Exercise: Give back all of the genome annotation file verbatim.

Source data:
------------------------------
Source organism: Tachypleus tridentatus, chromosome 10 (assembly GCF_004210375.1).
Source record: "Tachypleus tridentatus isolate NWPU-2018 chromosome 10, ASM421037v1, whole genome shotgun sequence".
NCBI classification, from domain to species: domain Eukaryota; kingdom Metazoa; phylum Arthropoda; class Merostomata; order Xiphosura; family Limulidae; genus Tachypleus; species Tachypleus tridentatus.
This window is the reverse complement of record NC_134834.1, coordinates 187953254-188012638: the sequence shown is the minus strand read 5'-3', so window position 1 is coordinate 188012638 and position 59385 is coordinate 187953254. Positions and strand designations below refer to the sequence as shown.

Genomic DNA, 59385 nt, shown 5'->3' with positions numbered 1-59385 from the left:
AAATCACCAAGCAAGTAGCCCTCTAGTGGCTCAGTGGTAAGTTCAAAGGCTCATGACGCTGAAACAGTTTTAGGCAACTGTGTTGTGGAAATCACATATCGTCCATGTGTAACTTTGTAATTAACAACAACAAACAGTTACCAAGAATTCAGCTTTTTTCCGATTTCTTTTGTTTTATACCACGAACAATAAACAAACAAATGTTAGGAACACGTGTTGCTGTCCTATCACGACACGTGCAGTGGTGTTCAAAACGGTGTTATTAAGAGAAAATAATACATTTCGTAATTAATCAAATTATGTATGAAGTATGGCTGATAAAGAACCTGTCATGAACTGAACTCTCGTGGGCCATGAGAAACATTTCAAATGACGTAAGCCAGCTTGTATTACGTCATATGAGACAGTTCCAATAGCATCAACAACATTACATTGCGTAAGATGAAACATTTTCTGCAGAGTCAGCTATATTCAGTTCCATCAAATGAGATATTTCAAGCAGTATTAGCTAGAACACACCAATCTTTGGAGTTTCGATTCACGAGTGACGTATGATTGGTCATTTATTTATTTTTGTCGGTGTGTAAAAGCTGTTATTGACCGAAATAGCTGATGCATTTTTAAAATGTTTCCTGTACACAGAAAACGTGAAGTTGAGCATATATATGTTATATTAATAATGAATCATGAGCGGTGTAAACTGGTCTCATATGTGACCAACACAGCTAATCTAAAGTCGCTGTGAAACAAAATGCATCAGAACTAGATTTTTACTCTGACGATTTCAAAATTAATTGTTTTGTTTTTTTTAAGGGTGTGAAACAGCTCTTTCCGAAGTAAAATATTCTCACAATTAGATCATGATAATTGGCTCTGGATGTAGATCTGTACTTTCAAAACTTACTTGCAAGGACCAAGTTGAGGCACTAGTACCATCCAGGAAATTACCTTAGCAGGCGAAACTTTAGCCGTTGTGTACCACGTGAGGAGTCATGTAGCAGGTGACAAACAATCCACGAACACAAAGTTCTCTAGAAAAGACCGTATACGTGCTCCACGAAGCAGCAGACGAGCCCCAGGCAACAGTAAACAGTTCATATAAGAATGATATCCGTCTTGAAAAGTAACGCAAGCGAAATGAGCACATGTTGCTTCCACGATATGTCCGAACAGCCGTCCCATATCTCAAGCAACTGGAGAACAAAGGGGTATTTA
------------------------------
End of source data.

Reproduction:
Source organism: Tachypleus tridentatus, chromosome 10 (assembly GCF_004210375.1).
Source record: "Tachypleus tridentatus isolate NWPU-2018 chromosome 10, ASM421037v1, whole genome shotgun sequence".
NCBI classification, from domain to species: domain Eukaryota; kingdom Metazoa; phylum Arthropoda; class Merostomata; order Xiphosura; family Limulidae; genus Tachypleus; species Tachypleus tridentatus.
This window is the reverse complement of record NC_134834.1, coordinates 187953254-188012638: the sequence shown is the minus strand read 5'-3', so window position 1 is coordinate 188012638 and position 59385 is coordinate 187953254. Positions and strand designations below refer to the sequence as shown.

Genomic DNA, 59385 nt, shown 5'->3' with positions numbered 1-59385 from the left:
AAATCACCAAGCAAGTAGCCCTCTAGTGGCTCAGTGGTAAGTTCAAAGGCTCATGACGCTGAAACAGTTTTAGGCAACTGTGTTGTGGAAATCACATATCGTCCATGTGTAACTTTGTAATTAACAACAACAAACAGTTACCAAGAATTCAGCTTTTTTCCGATTTCTTTTGTTTTATACCACGAACAATAAACAAACAAATGTTAGGAACACGTGTTGCTGTCCTATCACGACACGTGCAGTGGTGTTCAAAACGGTGTTATTAAGAGAAAATAATACATTTCGTAATTAATCAAATTATGTATGAAGTATGGCTGATAAAGAACCTGTCATGAACTGAACTCTCGTGGGCCATGAGAAACATTTCAAATGACGTAAGCCAGCTTGTATTACGTCATATGAGACAGTTCCAATAGCATCAACAACATTACATTGCGTAAGATGAAACATTTTCTGCAGAGTCAGCTATATTCAGTTCCATCAAATGAGATATTTCAAGCAGTATTAGCTAGAACACACCAATCTTTGGAGTTTCGATTCACGAGTGACGTATGATTGGTCATTTATTTATTTTTGTCGGTGTGTAAAAGCTGTTATTGACCGAAATAGCTGATGCATTTTTAAAATGTTTCCTGTACACAGAAAACGTGAAGTTGAGCATATATATGTTATATTAATAATGAATCATGAGCGGTGTAAACTGGTCTCATATGTGACCAACACAGCTAATCTAAAGTCGCTGTGAAACAAAATGCATCAGAACTAGATTTTTACTCTGACGATTTCAAAATTAATTGTTTTGTTTTTTTTAAGGGTGTGAAACAGCTCTTTCCGAAGTAAAATATTCTCACAATTAGATCATGATAATTGGCTCTGGATGTAGATCTGTACTTTCAAAACTTACTTGCAAGGACCAAGTTGAGGCACTAGTACCATCCAGGAAATTACCTTAGCAGGCGAAACTTTAGCCGTTGTGTACCACGTGAGGAGTCATGTAGCAGGTGACAAACAATCCACGAACACAAAGTTCTCTAGAAAAGACCGTATACGTGCTCCACGAAGCAGCAGACGAGCCCCAGGCAACAGTAAACAGTTCATATAAGAATGATATCCGTCTTGAAAAGTAACGCAAGCGAAATGAGCACATGTTGCTTCCACGATATGTCCGAACAGCCGTCCCATATCTCAAGCAACTGGAGAACAAAGGGGTATTTA